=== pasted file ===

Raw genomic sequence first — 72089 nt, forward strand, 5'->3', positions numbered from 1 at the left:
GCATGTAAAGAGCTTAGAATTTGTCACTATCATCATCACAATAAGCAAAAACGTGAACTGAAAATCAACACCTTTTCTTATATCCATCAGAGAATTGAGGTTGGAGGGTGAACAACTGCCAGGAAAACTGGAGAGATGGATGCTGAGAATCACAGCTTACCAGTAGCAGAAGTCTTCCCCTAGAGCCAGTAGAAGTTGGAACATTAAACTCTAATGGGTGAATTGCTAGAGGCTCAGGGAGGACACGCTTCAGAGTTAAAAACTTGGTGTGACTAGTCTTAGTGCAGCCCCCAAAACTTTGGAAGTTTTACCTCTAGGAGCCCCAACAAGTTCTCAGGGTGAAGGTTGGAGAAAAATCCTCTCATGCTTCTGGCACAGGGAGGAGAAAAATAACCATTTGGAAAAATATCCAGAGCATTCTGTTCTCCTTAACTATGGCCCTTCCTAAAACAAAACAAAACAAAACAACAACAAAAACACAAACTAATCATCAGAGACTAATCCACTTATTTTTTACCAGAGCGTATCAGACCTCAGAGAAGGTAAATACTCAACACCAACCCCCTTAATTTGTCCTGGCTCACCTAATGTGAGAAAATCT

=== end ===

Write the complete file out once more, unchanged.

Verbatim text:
Raw genomic sequence first — 72089 nt, forward strand, 5'->3', positions numbered from 1 at the left:
GCATGTAAAGAGCTTAGAATTTGTCACTATCATCATCACAATAAGCAAAAACGTGAACTGAAAATCAACACCTTTTCTTATATCCATCAGAGAATTGAGGTTGGAGGGTGAACAACTGCCAGGAAAACTGGAGAGATGGATGCTGAGAATCACAGCTTACCAGTAGCAGAAGTCTTCCCCTAGAGCCAGTAGAAGTTGGAACATTAAACTCTAATGGGTGAATTGCTAGAGGCTCAGGGAGGACACGCTTCAGAGTTAAAAACTTGGTGTGACTAGTCTTAGTGCAGCCCCCAAAACTTTGGAAGTTTTACCTCTAGGAGCCCCAACAAGTTCTCAGGGTGAAGGTTGGAGAAAAATCCTCTCATGCTTCTGGCACAGGGAGGAGAAAAATAACCATTTGGAAAAATATCCAGAGCATTCTGTTCTCCTTAACTATGGCCCTTCCTAAAACAAAACAAAACAAAACAACAACAAAAACACAAACTAATCATCAGAGACTAATCCACTTATTTTTTACCAGAGCGTATCAGACCTCAGAGAAGGTAAATACTCAACACCAACCCCCTTAATTTGTCCTGGCTCACCTAATGTGAGAAAATCT